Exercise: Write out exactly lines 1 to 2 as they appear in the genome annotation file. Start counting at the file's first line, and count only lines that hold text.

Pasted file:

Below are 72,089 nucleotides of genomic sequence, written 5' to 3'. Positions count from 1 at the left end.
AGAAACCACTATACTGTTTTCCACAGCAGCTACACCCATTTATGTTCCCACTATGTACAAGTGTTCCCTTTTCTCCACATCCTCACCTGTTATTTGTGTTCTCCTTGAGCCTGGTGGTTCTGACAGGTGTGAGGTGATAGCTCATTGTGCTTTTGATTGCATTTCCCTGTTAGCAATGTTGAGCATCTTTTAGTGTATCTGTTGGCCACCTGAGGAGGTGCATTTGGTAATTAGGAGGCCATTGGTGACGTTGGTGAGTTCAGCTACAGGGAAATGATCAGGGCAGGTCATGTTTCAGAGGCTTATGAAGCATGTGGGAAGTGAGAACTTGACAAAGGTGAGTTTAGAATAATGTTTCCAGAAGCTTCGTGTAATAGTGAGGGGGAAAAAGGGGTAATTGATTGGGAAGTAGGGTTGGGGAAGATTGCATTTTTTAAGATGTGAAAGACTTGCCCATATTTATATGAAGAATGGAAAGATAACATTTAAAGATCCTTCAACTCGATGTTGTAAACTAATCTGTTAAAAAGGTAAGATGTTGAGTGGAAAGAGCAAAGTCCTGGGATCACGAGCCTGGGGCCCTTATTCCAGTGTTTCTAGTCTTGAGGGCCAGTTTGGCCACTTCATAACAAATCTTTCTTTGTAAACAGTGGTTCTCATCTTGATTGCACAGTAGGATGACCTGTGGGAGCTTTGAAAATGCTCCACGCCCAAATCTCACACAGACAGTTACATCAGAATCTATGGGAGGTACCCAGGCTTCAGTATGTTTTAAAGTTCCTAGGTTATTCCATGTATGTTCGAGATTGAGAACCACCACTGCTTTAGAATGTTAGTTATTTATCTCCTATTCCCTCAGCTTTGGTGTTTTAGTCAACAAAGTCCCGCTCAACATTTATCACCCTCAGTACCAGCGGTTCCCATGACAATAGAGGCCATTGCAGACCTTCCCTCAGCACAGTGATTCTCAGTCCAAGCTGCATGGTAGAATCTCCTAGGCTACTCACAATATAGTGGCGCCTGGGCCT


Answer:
Below are 72,089 nucleotides of genomic sequence, written 5' to 3'. Positions count from 1 at the left end.
AGAAACCACTATACTGTTTTCCACAGCAGCTACACCCATTTATGTTCCCACTATGTACAAGTGTTCCCTTTTCTCCACATCCTCACCTGTTATTTGTGTTCTCCTTGAGCCTGGTGGTTCTGACAGGTGTGAGGTGATAGCTCATTGTGCTTTTGATTGCATTTCCCTGTTAGCAATGTTGAGCATCTTTTAGTGTATCTGTTGGCCACCTGAGGAGGTGCATTTGGTAATTAGGAGGCCATTGGTGACGTTGGTGAGTTCAGCTACAGGGAAATGATCAGGGCAGGTCATGTTTCAGAGGCTTATGAAGCATGTGGGAAGTGAGAACTTGACAAAGGTGAGTTTAGAATAATGTTTCCAGAAGCTTCGTGTAATAGTGAGGGGGAAAAAGGGGTAATTGATTGGGAAGTAGGGTTGGGGAAGATTGCATTTTTTAAGATGTGAAAGACTTGCCCATATTTATATGAAGAATGGAAAGATAACATTTAAAGATCCTTCAACTCGATGTTGTAAACTAATCTGTTAAAAAGGTAAGATGTTGAGTGGAAAGAGCAAAGTCCTGGGATCACGAGCCTGGGGCCCTTATTCCAGTGTTTCTAGTCTTGAGGGCCAGTTTGGCCACTTCATAACAAATCTTTCTTTGTAAACAGTGGTTCTCATCTTGATTGCACAGTAGGATGACCTGTGGGAGCTTTGAAAATGCTCCACGCCCAAATCTCACACAGACAGTTACATCAGAATCTATGGGAGGTACCCAGGCTTCAGTATGTTTTAAAGTTCCTAGGTTATTCCATGTATGTTCGAGATTGAGAACCACCACTGCTTTAGAATGTTAGTTATTTATCTCCTATTCCCTCAGCTTTGGTGTTTTAGTCAACAAAGTCCCGCTCAACATTTATCACCCTCAGTACCAGCGGTTCCCATGACAATAGAGGCCATTGCAGACCTTCCCTCAGCACAGTGATTCTCAGTCCAAGCTGCATGGTAGAATCTCCTAGGCTACTCACAATATAGTGGCGCCTGGGCCT